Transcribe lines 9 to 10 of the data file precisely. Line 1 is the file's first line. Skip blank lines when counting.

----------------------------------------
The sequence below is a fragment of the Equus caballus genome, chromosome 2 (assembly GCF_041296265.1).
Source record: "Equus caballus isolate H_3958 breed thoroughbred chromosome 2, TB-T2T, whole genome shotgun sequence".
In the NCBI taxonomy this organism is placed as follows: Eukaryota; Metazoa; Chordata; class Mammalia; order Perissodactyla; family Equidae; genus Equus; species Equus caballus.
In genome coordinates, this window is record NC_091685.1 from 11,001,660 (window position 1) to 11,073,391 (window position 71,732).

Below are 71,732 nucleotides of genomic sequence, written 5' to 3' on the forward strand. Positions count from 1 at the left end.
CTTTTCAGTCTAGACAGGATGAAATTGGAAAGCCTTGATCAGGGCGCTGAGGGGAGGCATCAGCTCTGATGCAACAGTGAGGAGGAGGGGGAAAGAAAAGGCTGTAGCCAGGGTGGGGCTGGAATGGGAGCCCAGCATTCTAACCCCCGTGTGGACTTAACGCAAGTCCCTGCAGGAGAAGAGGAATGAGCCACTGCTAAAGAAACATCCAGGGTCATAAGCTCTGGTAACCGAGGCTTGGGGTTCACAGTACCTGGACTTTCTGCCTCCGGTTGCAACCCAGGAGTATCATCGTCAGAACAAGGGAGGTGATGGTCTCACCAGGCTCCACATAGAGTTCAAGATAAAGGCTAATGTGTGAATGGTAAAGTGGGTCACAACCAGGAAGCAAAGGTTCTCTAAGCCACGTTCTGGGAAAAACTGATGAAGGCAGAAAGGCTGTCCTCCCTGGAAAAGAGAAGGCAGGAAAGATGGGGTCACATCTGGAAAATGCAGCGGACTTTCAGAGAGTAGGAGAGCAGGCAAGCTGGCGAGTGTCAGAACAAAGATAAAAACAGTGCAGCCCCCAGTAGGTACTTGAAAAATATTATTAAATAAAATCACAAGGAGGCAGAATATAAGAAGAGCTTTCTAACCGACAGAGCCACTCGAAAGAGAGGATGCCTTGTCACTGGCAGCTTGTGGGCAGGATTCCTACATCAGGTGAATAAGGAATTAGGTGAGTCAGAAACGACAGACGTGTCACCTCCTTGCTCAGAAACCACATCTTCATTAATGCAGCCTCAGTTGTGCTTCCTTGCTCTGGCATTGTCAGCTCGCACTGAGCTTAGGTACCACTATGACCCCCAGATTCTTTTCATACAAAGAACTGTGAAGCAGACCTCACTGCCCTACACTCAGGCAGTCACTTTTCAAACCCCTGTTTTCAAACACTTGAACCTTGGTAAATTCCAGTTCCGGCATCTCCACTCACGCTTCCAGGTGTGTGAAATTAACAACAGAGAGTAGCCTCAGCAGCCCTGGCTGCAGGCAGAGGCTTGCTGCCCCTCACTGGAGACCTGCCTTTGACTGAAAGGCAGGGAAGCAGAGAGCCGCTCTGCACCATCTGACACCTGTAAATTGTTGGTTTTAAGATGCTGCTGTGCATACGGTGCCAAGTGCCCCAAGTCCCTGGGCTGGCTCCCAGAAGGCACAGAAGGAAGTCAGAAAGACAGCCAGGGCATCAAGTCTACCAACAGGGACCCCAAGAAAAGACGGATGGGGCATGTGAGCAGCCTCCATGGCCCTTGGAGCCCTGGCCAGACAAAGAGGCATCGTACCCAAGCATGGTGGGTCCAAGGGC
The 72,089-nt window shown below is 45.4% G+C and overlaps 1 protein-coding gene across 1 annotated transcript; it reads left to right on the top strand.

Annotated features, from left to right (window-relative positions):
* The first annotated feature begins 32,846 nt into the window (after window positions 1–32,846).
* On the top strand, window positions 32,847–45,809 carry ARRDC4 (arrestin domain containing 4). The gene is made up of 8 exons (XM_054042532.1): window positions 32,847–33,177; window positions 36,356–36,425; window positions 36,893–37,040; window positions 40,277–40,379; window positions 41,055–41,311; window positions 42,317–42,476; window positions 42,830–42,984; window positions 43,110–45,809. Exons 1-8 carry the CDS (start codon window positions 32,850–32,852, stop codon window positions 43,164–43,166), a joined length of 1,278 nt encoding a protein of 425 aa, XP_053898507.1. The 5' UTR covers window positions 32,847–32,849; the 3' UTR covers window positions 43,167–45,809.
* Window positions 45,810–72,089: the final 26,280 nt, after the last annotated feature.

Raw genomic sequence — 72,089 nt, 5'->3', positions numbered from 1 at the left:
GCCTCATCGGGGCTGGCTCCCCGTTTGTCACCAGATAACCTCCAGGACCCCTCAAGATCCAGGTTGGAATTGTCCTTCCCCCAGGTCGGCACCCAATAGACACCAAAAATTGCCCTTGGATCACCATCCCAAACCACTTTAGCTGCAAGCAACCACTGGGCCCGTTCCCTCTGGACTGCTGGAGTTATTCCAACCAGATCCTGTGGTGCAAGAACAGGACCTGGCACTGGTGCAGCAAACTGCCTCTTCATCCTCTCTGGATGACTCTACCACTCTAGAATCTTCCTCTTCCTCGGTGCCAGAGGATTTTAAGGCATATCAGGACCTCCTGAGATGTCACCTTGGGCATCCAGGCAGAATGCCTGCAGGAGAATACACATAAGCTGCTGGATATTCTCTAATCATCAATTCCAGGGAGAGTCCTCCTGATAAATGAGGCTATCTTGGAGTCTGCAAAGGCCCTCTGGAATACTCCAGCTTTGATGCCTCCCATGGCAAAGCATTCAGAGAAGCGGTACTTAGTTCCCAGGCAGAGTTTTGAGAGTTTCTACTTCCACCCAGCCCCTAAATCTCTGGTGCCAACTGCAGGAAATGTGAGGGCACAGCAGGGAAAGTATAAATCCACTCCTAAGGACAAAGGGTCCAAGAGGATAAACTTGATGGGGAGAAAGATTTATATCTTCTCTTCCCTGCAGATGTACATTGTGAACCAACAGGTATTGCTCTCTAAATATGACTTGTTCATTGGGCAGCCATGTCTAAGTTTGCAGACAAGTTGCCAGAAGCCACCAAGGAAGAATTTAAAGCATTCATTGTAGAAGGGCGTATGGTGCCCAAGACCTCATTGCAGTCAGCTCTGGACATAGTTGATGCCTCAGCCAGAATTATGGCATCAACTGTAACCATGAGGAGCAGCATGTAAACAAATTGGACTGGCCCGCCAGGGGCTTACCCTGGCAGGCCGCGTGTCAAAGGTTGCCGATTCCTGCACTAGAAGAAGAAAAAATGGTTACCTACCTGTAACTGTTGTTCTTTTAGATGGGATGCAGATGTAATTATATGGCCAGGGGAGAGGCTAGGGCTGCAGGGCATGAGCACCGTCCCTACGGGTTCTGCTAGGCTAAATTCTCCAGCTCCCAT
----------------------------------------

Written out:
* The first annotated feature begins 32,846 nt into the window (after window positions 1–32,846).
* On the top strand, window positions 32,847–45,809 carry ARRDC4 (arrestin domain containing 4). The gene is made up of 8 exons (XM_054042532.1): window positions 32,847–33,177; window positions 36,356–36,425; window positions 36,893–37,040; window positions 40,277–40,379; window positions 41,055–41,311; window positions 42,317–42,476; window positions 42,830–42,984; window positions 43,110–45,809. Exons 1-8 carry the CDS (start codon window positions 32,850–32,852, stop codon window positions 43,164–43,166), a joined length of 1,278 nt encoding a protein of 425 aa, XP_053898507.1. The 5' UTR covers window positions 32,847–32,849; the 3' UTR covers window positions 43,167–45,809.